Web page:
Effects of land cover on parasitism of the red admiral, Bassaris gonerilla (Lepidoptera: Nymphalidae)

Eckehard Brockerhoff *1, Inge van Halder 2

1 Scion, PO Box 29 237, Christchurch 8540, New Zealand
2 INRA, Pierroton, France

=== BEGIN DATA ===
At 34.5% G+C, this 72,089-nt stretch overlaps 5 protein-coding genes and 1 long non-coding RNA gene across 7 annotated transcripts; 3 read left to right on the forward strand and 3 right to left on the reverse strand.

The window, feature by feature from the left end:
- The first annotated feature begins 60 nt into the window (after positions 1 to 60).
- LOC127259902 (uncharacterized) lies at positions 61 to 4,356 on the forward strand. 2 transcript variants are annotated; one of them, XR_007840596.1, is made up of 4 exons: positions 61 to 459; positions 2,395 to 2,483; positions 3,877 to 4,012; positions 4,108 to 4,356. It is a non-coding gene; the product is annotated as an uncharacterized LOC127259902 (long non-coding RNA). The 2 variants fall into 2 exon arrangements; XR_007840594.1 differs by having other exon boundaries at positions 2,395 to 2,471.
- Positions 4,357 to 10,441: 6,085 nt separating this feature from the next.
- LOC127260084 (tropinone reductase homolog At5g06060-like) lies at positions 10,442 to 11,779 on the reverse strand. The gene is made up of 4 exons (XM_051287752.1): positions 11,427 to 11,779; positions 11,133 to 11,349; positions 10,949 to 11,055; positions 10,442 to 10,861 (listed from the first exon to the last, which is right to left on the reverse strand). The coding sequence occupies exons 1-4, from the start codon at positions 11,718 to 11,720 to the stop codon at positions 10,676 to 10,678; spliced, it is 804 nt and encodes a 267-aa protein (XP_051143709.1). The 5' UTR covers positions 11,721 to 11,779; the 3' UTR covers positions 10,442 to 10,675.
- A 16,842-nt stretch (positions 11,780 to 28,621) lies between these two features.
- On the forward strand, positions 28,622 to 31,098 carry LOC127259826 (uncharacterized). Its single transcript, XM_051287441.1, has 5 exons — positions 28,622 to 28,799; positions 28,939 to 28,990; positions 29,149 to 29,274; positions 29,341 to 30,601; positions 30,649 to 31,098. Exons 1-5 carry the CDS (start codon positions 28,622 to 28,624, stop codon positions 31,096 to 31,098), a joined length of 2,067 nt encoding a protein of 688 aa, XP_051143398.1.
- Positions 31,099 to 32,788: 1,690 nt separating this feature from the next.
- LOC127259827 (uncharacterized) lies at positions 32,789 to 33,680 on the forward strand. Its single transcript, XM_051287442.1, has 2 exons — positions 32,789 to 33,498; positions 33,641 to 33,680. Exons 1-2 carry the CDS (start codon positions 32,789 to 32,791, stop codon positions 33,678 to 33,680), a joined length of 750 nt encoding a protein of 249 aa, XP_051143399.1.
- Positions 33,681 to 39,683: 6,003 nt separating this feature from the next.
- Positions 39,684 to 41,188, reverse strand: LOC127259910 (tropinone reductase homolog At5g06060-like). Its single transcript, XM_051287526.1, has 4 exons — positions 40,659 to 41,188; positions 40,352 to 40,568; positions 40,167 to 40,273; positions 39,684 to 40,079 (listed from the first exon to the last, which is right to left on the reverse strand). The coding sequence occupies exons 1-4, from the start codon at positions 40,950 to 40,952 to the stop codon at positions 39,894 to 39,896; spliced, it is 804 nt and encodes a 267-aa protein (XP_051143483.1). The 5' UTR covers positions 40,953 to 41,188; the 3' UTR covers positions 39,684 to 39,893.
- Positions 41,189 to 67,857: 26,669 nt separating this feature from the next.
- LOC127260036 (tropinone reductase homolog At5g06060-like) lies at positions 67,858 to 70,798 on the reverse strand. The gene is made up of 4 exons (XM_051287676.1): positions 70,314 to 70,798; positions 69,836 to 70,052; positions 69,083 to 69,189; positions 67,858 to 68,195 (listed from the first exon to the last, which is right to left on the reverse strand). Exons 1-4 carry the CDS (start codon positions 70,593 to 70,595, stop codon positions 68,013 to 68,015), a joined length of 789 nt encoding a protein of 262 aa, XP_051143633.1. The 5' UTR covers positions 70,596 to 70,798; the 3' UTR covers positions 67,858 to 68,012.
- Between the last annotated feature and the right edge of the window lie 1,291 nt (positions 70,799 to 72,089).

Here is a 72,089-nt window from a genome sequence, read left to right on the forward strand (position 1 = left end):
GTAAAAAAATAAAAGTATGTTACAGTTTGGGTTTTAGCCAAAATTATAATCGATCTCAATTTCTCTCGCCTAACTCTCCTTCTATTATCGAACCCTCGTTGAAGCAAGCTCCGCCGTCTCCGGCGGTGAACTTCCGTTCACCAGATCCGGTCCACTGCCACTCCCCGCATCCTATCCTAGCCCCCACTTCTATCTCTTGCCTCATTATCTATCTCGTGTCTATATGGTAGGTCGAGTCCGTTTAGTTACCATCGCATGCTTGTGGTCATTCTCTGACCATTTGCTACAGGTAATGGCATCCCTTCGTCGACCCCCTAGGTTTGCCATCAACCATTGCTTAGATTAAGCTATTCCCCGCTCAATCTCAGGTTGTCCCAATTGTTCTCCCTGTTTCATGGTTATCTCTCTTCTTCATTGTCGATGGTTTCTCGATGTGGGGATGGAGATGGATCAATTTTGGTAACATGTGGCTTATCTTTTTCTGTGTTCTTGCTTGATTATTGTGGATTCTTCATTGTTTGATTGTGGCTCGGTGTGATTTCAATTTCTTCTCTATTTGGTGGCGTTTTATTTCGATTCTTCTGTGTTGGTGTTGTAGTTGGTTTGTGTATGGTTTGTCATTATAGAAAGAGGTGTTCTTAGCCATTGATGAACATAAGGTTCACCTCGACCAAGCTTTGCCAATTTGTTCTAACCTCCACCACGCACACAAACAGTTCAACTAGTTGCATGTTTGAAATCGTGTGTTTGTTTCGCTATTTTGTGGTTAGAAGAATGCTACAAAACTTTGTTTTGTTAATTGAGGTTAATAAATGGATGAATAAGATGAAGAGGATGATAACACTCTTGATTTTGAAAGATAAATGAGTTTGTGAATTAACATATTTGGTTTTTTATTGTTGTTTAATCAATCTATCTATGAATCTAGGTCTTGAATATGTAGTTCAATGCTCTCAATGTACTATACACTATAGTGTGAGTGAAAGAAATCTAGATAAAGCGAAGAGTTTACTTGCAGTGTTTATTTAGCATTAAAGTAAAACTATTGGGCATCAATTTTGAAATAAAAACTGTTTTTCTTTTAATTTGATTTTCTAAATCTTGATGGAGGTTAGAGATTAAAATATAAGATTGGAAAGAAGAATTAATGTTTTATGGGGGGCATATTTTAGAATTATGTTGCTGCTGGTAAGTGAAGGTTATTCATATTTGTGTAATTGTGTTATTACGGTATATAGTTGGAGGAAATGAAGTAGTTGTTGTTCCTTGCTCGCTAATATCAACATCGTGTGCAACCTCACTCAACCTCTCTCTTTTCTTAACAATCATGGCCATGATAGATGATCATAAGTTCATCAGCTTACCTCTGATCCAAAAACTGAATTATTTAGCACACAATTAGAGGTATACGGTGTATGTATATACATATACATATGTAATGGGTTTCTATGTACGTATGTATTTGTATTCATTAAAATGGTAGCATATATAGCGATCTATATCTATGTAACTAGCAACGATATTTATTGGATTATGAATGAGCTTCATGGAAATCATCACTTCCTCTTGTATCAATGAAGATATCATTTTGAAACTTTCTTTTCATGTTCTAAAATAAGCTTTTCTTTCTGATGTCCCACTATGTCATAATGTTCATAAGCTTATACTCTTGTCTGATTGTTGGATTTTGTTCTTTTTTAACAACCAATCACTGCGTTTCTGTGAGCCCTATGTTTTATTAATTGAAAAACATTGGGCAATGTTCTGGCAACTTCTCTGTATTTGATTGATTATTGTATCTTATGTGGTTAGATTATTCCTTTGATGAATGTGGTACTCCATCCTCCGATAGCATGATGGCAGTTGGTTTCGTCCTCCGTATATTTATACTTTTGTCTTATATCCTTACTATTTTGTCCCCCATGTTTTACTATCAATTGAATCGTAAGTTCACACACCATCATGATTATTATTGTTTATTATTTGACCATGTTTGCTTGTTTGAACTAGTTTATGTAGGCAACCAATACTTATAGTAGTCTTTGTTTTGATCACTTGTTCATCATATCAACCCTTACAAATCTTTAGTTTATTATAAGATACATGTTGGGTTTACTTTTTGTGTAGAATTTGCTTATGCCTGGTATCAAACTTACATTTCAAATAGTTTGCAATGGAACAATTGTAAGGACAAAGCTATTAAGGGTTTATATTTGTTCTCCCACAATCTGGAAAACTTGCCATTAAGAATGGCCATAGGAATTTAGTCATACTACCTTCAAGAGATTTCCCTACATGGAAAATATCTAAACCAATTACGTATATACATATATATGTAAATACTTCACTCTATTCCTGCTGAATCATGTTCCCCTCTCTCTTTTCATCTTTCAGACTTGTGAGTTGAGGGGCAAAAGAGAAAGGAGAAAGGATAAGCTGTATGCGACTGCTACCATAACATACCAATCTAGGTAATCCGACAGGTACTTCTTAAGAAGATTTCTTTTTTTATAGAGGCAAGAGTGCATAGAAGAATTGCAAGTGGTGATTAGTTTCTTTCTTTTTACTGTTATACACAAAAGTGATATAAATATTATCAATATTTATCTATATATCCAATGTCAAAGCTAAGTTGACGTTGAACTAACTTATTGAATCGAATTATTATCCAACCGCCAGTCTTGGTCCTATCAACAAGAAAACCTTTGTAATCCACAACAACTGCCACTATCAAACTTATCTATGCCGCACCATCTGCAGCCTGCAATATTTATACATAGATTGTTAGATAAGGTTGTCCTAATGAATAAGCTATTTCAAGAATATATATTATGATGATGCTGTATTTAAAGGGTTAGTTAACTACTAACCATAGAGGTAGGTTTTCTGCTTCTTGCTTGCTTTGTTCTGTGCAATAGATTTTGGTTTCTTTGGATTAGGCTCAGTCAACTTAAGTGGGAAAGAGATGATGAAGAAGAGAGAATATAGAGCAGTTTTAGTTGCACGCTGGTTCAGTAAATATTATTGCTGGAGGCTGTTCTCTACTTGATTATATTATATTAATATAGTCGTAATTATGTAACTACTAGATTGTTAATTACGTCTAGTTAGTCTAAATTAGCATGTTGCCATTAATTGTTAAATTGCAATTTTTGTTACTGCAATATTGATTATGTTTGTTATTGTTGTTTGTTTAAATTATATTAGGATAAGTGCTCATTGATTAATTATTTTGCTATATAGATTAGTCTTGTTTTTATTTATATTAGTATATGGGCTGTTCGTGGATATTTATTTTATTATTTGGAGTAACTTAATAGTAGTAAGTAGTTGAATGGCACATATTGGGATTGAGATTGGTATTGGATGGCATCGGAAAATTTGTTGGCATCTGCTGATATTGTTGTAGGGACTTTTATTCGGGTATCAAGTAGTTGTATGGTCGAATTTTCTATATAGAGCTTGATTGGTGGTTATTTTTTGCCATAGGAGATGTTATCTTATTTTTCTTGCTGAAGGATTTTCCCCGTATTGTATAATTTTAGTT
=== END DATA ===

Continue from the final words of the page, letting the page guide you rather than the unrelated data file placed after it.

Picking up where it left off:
The red admiral, one of New Zealand’s few butterflies, feeds exclusively on nettles, primarily tree nettle, Urtica ferox. According to previous studies, two introduced parasitoids, the Australian ichneumonid Echthromorpha intricatoria and the European pteromalid Pteromalus puparum, can be responsible for remarkably high rates of parasitism. There are also concerns that admiral populations appear to be declining. Because both introduced parasitoids are apparently primarily associated with Lepidoptera occurring in agricultural and other non-forest areas, we hypothesised that admiral parasitism is affected by the vegetation surrounding nettle patches. We tested this by investigating pupal parasitism of admirals in eight study areas with different land cover across Banks Peninsula. In each study area we collected pupae from nettles that were either adjacent to agricultural land or mainly surrounded by native forest. This enabled us to test both the effects of land cover in the wider landscape context and the effects of the local vegetation around nettles. The overall parasitism rate was ca. 75%, however, parasitism varied considerably among sites, and reached 100% at several sites. Parasitism was not consistently related to the amount of non-forest in the wider landscape, and both parasitoids penetrated areas with high forest cover. However, pupae from forest sites, where nettles were entirely surrounded by forest, had considerably lower or no parasitism. This suggests that the vegetation directly surrounding nettle patches influences parasitism, although these findings could also be related to density dependence effects because admirals were generally rarer inside forest than at forest edge sites nearby.

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